Thursday, June 28, 2012

Gear Review: Smith Shelter Polarized Sunglasses

As I mentioned last year when I reviewed the Smith Proofs on this blog, I'd wanted to try out Smiths sunglasses for several years, but I was extremely afraid of getting burned by the $110-140 price tag of their polarized models - a price tag that places them firmly alongside similar Ray-Ban Predators (which I wore for years) and Costa Del Mars (which I've never owned).

I've had the Shelters for a year now - they've been great sunglasses for me (and I did get a deal on them).  Early in 2012, I had the chance to grab a pair of Smith Shelters for an even better deal, and thought I'd try gray lenses instead of my standard brown with tortoise shell frames.  If there's one thing that brown lenses don't give you, it's great protection in high sunlight conditions.

The Proofs I purchased were made using Smith's "Evolve" recycling process, and they were literally the lightest sunglasses I'd ever owned.....until buying the "Evolve" Shelters.   The frames of these sunglasses are light and flexible - a great thing since my two year old loves to grab and bend them (the death of my Ray-Ban Predators in 2010).

Like this color combo much better...but def. not on sale,
and def. not made of recycled materials!
One of the first things you'll notice about these shades, though, is the overall size - these are big glasses.  This is a model suitable, in my opinion, only for guys with medium to large heads (like me) and perhaps for guys and ladies with smaller heads who want to make a fashion statement featuring gigantic sunglasses(which is fine).  The style is obviously a wrap, but the arms are huge - very huge. Reminiscent of some designs I remember from about 10 years ago, surf brands like Dragon and others.  I've lost almost 25 pounds since buying this (if only those two facts were related...) and now, the Shelters almost seem too large.  They are big. In fact, the Smith website even says they are "optimized for larger faces."  Well played, Smith.  Well played. 

If you're using the Shelters outside in high light (as I recommend - it's a pretty dark lens), the huge arms actually pay a nice dividend by cutting down peripheral glare.  They actually remind me of trap shooting glasses in that way.  Although if you want the Shelters for trap shooting, may I recommend the yellow, pink or brown lenses!.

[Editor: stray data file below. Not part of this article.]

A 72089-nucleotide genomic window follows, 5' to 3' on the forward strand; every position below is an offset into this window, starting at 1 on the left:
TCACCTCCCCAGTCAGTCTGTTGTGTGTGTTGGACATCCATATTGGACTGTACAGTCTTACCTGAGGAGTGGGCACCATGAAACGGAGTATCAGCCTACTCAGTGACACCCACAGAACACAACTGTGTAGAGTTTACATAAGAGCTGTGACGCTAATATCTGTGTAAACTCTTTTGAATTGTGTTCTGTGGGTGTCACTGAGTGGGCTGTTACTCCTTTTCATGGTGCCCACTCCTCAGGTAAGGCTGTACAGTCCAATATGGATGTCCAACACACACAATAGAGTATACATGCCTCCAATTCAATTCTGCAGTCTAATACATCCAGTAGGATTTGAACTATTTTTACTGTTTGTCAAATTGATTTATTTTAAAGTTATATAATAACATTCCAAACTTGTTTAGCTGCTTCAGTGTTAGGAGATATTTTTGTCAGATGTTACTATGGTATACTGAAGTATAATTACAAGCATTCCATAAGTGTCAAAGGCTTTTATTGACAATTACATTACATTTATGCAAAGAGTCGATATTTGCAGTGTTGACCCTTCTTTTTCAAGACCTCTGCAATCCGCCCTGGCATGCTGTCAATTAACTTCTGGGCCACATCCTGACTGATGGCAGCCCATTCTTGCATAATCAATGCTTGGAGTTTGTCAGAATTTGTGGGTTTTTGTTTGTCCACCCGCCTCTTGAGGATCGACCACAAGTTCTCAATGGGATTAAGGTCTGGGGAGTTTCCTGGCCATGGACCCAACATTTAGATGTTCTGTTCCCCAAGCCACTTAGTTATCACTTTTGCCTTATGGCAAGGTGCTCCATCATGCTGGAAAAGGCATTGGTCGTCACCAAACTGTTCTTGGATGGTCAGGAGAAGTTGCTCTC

The lenses are solid, scratch resistant, and well polarized.   Again, the gray lenses are quite dark, and I found that fishing, hiking, or driving with them on in dawn or dusk  glare conditions was definitely not a good call on my part.  Wearing them in higher light, I could easily locate fish under a glare, and see the text on my mp3 player, but I could not read the display of my Android smart phone.  The polarized gray lenses do poorly in low light conditions.

River Mud Gear Grade:
Fit: 3/5 - very large.
Lenses 3/5 -  Solid, not amazing.
Weight: 5/5 - Very light.
Field Utility - 3.5/5.0 - they have their place, and perform well.
Overall Grade: 3/5 - worth buying, especially on sale.

Wednesday, June 27, 2012

Habitat Restoration: Calling the Solution the Problem

See, the Smoky Mountains came back just fine...errr....
after the Federal Government bought/stole the whole mountain
range out from under timber operators,
and started reforesting it wall-to-wall.  Minor detail. 
About 15 years ago, in the height of political correctness, there was a crop of young far-left biologists and ecologists who believed that the earth was far stronger than man.  That the kind of conservation proposed by Leopold, Teddy Roosevelt, and Pinchot was old simply old conservative men thinking they were doing "God's work to man's dominion."